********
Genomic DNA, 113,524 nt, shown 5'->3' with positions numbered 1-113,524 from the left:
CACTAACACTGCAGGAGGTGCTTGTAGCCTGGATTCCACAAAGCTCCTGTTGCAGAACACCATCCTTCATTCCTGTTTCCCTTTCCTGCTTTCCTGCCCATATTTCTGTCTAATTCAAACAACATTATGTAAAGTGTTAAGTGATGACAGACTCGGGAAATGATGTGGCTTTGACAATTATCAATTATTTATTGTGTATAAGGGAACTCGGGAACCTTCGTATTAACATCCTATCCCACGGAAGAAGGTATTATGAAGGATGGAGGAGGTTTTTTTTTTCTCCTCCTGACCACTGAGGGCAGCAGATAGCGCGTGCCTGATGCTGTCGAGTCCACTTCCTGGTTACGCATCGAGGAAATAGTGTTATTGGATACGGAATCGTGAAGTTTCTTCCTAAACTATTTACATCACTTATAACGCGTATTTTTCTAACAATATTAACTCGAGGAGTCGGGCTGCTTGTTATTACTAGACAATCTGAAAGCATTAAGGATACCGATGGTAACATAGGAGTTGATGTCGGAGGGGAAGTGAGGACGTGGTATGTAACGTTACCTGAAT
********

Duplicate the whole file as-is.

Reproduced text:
Genomic DNA, 113,524 nt, shown 5'->3' with positions numbered 1-113,524 from the left:
CACTAACACTGCAGGAGGTGCTTGTAGCCTGGATTCCACAAAGCTCCTGTTGCAGAACACCATCCTTCATTCCTGTTTCCCTTTCCTGCTTTCCTGCCCATATTTCTGTCTAATTCAAACAACATTATGTAAAGTGTTAAGTGATGACAGACTCGGGAAATGATGTGGCTTTGACAATTATCAATTATTTATTGTGTATAAGGGAACTCGGGAACCTTCGTATTAACATCCTATCCCACGGAAGAAGGTATTATGAAGGATGGAGGAGGTTTTTTTTTTCTCCTCCTGACCACTGAGGGCAGCAGATAGCGCGTGCCTGATGCTGTCGAGTCCACTTCCTGGTTACGCATCGAGGAAATAGTGTTATTGGATACGGAATCGTGAAGTTTCTTCCTAAACTATTTACATCACTTATAACGCGTATTTTTCTAACAATATTAACTCGAGGAGTCGGGCTGCTTGTTATTACTAGACAATCTGAAAGCATTAAGGATACCGATGGTAACATAGGAGTTGATGTCGGAGGGGAAGTGAGGACGTGGTATGTAACGTTACCTGAAT